Three Best Stretches for Piriformis Syndrome

Three Best Stretches for Piriformis Syndrome

Best Stretches for Piriformis Syndrome

Piriformis Syndrome can literally be a pain-in-the-butt. To help you recover and put all of this pain behind you, we’ve collected some of the best stretches for piriformis syndrome.

 The piriformis muscle is one of the deeper muscles in the hip and typically presents as pain either in the buttock or pain that radiates from the buttock into the thigh and sometimes into the lower leg.

Piriformis Syndrome can be differentiated from sciatica or a herniated disc by how far the pain radiates down the leg. Piriformis Syndrome usually does not radiate pain into the foot, unlike sciatica, where the pain is usually from the back, down the leg and into the foot and toes.

Piriformis Syndrome is an unusual cause of low back, buttock and/or posterior thigh pain due to either compression and irritation of the sciatic nerve by the piriformis muscle in the hip or by tightness and muscle spasm of the piriformis muscle.

In some cases, the pain from piriformis syndrome can be very similar to sciatica or the pain from a herniated disc, however, most cases of piriformis syndrome, the pain in the leg is localized to the posterior or back of the thigh and not down the entire leg.

Often times, Piriformis Syndrome can mimic sciatica and lumbar radiculopathy, although the cause of the pain in Piriformis Syndrome is irritation of the sciatic nerve by the piriformis muscle and not from herniation or impingement of a lumbar vertebral disc as in lumbar radiculopathy.

Piriformis Syndrome can also be confused with a hamstring strain since in many cases of proximal hamstring injuries, there is pain at the origin of the hamstrings muscle from the ischial tuberosity of the pelvis and in the buttock.

The usual treatement for Piriformis Syndrome is stretching of the piriformis muscle as well as strengthening exercises of the glutes and hip flexors.

We’ve collected some of our favorite stretches for the Piriformis muscle in the following videos.

Best Stretches for Piriformis Syndrome

We have collected some of the best stretches for piriformis syndrome to share with you below:

Standing Piriformis Stretch

This is one of the best stretches for Piriformis Syndrome. This stretch is done standing and using a table or massage table to support the upper leg. You can rest the upper leg on the table with the hip externally rotated and the knee bent. Slowly lean forward towards the leg resting on the table until you feel the stretch in the buttock. Hold the stretch for 5 to 10 seconds. If you start having pain that shoots down the back of the thigh or other issues, stop the stretch.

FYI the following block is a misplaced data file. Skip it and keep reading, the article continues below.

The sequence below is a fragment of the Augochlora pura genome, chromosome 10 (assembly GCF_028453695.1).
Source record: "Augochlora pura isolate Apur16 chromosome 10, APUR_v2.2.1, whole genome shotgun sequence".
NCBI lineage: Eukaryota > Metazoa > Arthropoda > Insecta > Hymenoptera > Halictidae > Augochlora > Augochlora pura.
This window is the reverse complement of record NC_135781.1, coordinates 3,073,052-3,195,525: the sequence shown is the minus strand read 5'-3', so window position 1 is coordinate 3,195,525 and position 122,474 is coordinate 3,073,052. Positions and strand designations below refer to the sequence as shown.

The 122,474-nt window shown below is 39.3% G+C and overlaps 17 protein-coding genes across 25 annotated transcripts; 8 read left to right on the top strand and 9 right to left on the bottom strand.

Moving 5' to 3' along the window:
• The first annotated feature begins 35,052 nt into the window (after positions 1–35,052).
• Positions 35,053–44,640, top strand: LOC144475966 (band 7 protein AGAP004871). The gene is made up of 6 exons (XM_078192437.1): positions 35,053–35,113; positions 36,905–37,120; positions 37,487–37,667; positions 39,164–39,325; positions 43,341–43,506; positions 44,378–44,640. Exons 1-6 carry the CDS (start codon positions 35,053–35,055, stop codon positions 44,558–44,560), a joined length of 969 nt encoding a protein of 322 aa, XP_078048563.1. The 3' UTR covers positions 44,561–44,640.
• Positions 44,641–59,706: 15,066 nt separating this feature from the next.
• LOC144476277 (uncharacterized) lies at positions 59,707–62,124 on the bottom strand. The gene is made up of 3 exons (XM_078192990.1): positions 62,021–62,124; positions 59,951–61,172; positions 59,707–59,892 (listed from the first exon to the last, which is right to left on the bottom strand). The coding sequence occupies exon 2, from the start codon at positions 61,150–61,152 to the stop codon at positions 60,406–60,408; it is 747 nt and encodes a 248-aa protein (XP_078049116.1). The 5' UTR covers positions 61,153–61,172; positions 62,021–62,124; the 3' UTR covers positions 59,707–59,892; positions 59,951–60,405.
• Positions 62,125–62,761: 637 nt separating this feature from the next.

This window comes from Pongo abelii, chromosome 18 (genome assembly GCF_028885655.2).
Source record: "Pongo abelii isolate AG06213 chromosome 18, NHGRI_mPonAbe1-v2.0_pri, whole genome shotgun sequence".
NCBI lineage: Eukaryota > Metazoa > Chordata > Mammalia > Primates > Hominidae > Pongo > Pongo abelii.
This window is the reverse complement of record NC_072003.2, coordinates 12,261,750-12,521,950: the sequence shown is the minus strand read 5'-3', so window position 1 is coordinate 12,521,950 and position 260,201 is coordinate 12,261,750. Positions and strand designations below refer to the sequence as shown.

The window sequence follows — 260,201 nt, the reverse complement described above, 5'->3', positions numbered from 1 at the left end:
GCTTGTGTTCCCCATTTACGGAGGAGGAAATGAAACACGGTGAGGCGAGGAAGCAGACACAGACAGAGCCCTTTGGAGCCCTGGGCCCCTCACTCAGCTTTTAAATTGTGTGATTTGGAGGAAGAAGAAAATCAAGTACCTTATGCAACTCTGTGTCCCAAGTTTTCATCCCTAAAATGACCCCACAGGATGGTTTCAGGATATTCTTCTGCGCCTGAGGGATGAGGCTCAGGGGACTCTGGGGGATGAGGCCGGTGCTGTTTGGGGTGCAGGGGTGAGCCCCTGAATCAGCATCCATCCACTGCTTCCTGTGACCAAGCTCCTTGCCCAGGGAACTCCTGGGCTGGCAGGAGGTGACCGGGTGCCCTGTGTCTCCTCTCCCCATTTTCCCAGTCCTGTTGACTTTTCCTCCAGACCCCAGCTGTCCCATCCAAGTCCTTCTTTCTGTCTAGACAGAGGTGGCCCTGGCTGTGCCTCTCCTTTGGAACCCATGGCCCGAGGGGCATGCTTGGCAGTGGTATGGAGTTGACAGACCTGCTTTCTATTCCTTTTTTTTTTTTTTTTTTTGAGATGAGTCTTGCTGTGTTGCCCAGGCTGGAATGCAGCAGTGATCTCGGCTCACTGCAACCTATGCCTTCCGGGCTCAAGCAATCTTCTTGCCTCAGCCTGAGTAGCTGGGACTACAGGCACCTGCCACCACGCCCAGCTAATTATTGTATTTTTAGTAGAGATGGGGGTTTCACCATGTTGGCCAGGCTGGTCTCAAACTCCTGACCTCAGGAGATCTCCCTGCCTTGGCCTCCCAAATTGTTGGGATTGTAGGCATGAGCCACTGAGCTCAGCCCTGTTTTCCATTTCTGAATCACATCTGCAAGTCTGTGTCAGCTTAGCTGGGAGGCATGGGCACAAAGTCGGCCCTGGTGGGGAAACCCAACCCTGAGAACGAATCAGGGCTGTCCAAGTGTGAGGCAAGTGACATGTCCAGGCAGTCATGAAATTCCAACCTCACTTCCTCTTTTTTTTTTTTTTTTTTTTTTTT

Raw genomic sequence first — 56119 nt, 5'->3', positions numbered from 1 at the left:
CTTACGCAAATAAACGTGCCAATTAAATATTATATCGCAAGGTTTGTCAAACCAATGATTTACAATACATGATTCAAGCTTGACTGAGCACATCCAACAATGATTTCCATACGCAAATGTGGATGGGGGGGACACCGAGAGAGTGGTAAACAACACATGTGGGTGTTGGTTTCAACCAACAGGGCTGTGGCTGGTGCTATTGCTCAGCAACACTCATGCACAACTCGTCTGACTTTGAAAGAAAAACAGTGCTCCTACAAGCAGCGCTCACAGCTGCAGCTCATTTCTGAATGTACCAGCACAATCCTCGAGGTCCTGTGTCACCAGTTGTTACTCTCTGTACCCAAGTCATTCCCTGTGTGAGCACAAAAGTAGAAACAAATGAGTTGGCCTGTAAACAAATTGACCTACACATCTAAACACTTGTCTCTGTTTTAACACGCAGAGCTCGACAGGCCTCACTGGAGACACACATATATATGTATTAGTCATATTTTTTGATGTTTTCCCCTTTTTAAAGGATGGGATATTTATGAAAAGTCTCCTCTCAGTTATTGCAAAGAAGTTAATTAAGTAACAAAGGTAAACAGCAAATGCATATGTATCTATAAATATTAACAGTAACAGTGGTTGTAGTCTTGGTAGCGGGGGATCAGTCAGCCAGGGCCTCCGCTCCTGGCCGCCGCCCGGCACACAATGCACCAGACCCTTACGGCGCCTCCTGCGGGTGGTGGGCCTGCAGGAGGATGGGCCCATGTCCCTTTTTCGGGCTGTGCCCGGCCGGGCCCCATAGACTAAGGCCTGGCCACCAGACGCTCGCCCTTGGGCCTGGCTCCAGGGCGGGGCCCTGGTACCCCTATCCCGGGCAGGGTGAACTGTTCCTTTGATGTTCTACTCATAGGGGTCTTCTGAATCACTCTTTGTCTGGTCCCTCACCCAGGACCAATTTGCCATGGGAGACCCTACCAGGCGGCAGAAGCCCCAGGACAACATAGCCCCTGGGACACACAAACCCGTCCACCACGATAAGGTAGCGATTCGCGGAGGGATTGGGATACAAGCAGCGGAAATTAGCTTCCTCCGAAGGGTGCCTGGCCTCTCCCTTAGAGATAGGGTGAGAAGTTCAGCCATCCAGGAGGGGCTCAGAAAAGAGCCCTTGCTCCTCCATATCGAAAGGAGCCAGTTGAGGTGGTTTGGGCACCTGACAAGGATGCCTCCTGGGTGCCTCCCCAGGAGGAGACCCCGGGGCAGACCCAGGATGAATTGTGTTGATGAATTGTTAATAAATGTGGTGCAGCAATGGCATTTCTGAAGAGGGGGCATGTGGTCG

Prone Piriformis Stretch

Another one of our “Best Stretches for Piriformis Syndrome”:

The prone piriformis stretch is done laying flat on your back and first bringing one knee up towards your chest and then bringing the knee across the body. You should then feel the piriformis stretch in the buttock ofr the flexed leg.

Seated Piriformis Stretch

The seated piriformis stretch is a modification of the prone piriformis stretch, but done in the seated position. Bring the foot of the affected side up and rest the foot and anke on the other knee. Gently push out on the knee of the affected side. if you can’t feel much of a stretch, slightly lean forward towards the knee until you can feel the stretch in the but

Be sure to do these stretching exercises on both sides, even if you are only having symptoms on one side. Most runners have some piriformiz tightness on both sides, so the stretching can be preventative on the pain-free side as well as helping with the pain on the affected side.

Try to  do these stretching exercises several times a day to help with your piriformis syndrome. Also don’t forget to add in piriformis and glute strengthening exercises as well to maintain your progress and to keep you running!


Our sports medicine experts can teach you other ways to improve your running.

Check out the best hamstring exercises for beginner and intermediate runners.

 

 

Learn more about piriformis syndrome at Physiopedia.

Find out more about the PainFreeRunning  hip mobility exercises in our Mobility Clinic.

 

This Post Has One Comment

  1. Carolyn

    I’ve had piriformis syndrome and it truly is a pain in the ass!!
    These stretches really do make a difference and I’m finally running again without pain!!
    Thanks ????

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